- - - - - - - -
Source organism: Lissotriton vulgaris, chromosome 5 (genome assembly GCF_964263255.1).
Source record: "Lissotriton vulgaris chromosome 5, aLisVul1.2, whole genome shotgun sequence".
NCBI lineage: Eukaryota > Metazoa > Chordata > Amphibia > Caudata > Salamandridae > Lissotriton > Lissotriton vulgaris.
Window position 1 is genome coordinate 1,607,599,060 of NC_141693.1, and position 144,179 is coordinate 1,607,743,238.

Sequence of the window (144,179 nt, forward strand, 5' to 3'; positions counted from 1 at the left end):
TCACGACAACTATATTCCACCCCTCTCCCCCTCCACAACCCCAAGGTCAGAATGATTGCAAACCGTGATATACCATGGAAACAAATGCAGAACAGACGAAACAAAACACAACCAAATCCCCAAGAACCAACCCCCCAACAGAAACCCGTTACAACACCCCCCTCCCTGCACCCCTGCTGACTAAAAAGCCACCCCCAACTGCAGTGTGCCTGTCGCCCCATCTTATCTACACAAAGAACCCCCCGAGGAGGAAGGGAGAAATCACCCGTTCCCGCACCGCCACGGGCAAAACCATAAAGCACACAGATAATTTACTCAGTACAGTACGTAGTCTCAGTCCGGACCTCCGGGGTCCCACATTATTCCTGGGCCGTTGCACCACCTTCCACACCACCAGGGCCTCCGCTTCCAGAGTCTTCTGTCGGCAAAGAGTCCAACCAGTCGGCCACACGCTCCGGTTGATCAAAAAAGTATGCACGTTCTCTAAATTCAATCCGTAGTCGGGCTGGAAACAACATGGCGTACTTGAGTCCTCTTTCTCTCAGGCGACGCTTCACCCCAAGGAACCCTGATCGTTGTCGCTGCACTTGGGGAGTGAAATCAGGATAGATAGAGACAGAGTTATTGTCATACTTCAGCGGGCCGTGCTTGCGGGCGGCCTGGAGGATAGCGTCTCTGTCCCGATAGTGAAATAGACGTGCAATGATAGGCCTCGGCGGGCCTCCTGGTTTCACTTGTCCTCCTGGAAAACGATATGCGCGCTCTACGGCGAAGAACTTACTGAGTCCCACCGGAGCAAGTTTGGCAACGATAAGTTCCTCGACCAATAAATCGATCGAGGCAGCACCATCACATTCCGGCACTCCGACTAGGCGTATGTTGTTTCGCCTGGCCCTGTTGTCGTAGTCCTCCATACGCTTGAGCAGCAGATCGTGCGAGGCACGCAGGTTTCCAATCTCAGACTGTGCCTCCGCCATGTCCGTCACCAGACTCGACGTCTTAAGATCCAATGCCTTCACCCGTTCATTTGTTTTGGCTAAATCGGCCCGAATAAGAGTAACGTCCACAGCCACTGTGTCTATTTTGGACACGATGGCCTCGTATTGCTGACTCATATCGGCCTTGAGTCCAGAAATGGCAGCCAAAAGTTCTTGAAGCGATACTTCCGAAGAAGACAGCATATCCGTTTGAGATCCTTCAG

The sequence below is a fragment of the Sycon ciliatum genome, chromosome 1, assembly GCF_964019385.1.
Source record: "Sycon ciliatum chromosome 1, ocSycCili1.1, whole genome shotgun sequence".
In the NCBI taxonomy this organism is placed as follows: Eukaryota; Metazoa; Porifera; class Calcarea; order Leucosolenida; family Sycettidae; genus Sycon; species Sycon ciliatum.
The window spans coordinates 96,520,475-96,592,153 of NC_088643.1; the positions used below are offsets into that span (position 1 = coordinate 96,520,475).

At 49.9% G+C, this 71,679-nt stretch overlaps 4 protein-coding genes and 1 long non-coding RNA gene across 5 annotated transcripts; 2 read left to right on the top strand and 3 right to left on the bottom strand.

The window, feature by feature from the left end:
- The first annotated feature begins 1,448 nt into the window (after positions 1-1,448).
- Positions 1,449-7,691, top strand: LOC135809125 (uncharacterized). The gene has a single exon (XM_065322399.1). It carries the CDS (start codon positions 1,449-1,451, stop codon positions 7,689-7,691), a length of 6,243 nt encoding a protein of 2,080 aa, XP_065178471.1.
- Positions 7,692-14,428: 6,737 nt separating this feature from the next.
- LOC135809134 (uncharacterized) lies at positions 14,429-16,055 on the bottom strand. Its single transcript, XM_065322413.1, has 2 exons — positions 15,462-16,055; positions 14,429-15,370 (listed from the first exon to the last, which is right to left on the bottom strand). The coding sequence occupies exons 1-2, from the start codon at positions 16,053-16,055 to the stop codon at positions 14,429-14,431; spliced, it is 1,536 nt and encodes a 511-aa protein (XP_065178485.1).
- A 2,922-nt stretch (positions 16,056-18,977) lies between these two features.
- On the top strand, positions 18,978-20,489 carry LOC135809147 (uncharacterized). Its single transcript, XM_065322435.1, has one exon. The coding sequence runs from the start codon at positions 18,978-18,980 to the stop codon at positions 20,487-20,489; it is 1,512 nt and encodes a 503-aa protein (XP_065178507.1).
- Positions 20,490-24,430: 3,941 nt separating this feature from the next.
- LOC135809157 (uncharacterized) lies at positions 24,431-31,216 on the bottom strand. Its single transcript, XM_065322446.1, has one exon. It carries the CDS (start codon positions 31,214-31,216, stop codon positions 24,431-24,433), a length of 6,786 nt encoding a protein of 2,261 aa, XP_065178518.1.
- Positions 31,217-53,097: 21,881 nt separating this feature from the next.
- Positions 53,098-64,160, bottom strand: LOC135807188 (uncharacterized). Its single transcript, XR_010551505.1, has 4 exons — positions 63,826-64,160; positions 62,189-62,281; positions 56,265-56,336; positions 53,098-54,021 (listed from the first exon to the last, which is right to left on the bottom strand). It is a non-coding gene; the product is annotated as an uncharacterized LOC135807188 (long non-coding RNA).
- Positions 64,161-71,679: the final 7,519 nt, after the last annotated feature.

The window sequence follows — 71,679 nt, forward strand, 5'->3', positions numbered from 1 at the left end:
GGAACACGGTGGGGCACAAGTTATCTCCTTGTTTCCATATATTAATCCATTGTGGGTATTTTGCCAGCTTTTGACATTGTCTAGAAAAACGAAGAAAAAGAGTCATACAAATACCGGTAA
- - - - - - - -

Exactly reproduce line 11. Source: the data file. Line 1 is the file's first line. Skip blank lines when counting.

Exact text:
At 49.9% G+C, this 71,679-nt stretch overlaps 4 protein-coding genes and 1 long non-coding RNA gene across 5 annotated transcripts; 2 read left to right on the top strand and 3 right to left on the bottom strand.